As a deadline to submit its bid approaches, Los Angeles officials are stepping up their efforts to host the 2024 Summer Olympics and overcome perceived obstacles that could keep the International Olympic Committee from looking elsewhere.
But the very assets of the city — its enormous sports infrastructure and a history of staging the Games with little public assistance — could doom its bid in the eyes of the IOC, analysts and sports economists said.
The city plans to submit its bid to the U.S. Olympic Committee for the 2024 Games in September. The U.S. committee will then select a city and likely deliver its recommendation to the IOC by the end of the year. The IOC will announce the winning bid in 2017.
“The watchword for the Olympics has been legacy: What will be left after the Games are over,” said Stefan Szymanski, a professor of sport management at the University of Michigan.
“L.A. is in a good position with its facilities, it has most of what is needed.”
One of the questions that will need to be answered is if the IOC wants to push for new construction, Szymanski said.
“It is always possible there will be a backlash against gigantism and a more modest Games will become a popular option,” he said. “I just don't see that yet.”
Criticism of the recently completed Sochi Winter Olympics has focused on the amount of work not completed on hotels and sports sites as well as the overall cost of the event, which carried an estimated price tag of $51 billion.
Barry Sanders, president of the Southern California Committee for the Olympic Games, which was the driving force in winning the 1984 Summer Olympics for Los Angeles, is undeterred by the criticism.
“Sochi is a lesson on the attractiveness of the Olympic Games,” Sanders said. “It is a beautiful event and is something every city should want.
“We should want the Games because of the joy it brings. We are redoubling our effort to bring this event back to Los Angeles.”
Sanders touted all of the new and refurbished sports facilities in and around the city that didn't exist for the 1984 Games, such as Staples Center, Home Depot Center in Carson and Galen Center on the USC campus as well as the remodeled Rose Bowl and Pauley Pavilion on the UCLA campus. Upgrades are also expected at the Los Angeles Memorial Coliseum once USC takes over its management.
“We have the best hotels, the best restaurants that offers cuisine from around the world,” Sanders said. “We have no lack of things that makes us attractive to the international community. We haven't had to make a sales pitch. They know the city well.”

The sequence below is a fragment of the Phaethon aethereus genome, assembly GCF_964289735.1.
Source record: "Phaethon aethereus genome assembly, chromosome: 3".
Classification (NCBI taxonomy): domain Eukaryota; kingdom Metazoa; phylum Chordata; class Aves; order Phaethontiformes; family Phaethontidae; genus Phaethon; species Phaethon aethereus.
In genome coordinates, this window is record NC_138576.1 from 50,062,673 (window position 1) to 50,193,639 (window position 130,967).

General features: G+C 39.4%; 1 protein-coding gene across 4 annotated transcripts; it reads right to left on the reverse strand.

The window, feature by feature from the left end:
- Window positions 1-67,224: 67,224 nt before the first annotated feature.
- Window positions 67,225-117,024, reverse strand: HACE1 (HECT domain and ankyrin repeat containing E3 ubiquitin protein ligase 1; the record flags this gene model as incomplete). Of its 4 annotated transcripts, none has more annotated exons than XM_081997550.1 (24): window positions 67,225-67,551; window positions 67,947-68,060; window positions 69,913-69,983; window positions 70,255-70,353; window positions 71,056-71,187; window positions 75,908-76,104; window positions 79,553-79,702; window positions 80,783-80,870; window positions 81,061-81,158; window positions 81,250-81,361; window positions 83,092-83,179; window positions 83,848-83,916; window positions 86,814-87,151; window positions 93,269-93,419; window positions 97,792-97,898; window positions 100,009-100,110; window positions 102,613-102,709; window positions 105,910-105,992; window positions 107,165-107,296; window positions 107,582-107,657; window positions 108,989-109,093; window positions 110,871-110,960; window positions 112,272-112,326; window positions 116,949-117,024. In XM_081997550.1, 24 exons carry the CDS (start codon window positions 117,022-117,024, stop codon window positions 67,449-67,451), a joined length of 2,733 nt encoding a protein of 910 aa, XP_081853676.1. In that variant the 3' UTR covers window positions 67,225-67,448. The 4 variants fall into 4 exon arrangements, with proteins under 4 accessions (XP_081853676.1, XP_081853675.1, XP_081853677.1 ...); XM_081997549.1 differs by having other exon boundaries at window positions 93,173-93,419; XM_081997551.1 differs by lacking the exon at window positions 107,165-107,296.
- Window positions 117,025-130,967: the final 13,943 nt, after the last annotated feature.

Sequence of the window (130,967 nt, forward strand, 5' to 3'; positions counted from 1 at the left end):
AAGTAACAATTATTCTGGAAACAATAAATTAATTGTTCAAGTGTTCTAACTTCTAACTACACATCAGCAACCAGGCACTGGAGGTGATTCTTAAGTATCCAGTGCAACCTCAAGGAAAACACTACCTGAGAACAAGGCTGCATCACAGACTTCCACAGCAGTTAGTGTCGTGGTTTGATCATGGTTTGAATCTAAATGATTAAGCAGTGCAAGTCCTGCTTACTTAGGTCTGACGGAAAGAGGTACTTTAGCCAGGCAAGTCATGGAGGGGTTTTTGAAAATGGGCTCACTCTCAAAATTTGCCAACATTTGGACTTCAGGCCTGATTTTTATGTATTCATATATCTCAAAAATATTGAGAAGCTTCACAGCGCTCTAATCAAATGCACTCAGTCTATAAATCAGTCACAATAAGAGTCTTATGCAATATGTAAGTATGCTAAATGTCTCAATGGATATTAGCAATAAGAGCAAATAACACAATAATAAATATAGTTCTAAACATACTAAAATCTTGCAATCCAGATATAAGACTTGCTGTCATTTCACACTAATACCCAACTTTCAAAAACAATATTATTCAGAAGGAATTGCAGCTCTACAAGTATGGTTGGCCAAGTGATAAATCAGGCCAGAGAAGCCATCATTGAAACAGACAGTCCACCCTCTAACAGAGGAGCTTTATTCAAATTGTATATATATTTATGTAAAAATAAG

Areas that might need work is an aquatic center and an athletes' village, as the IOC tends to want athletes to be in a common area near venues, Szymanski said.
Sanders said that, unlike the bid for the 1984 Games, support for the 2024 Summer Game has come from Mayor Eric Garcetti, the City Council, county Board of Supervisors as well as neighboring cities, such as Pasadena, where the Rose Bowl would likely be a featured site.
Los Angeles won the 1984 Summer Olympics by default after Tehran, Iran, its only competitor, dropped its application.
Even then, it was a tough battle between local organizers and the IOC, who were skeptical of Los Angeles' plan to privately finance the Games.
Today, the situation is much different.
There are a number of U.S. cities competing to serve as host of the 2024 Games as well as major cities from around the world.
One of the keys is having a good relationship with the IOC, said Robert Livingtone of www.gamesbids.com, which follows the business of bidding to host the Olympic Games.
“It is a seven-year agreement with them and you want to make sure you have a strong relationship because it can fall apart rather quickly,” Livingstone said. “Of all the U.S. cities looking to bid, Los Angeles is probably in the best shape with its sports infrastructure. But, is that what the IOC wants?”
Another factor that could work against Los Angeles is that it has already hosted two Summer Olympics in 1932 and 1984, he said.
“London hosted three, so there is precedent, but it will require Los Angeles to be smart in how it deals with the issue,” Livingstone said.
USC sports economist David Carter said it is difficult to gauge what the IOC is looking for.
“Every four years, it changes,” Carter said. “There is different technology, a different global picture, different economics.
“Los Angeles does have the sports infrastructure, but a lot of the buildings are not shiny and new,” Carter said. “And, the size of the city and its sprawling nature creates a security challenge.”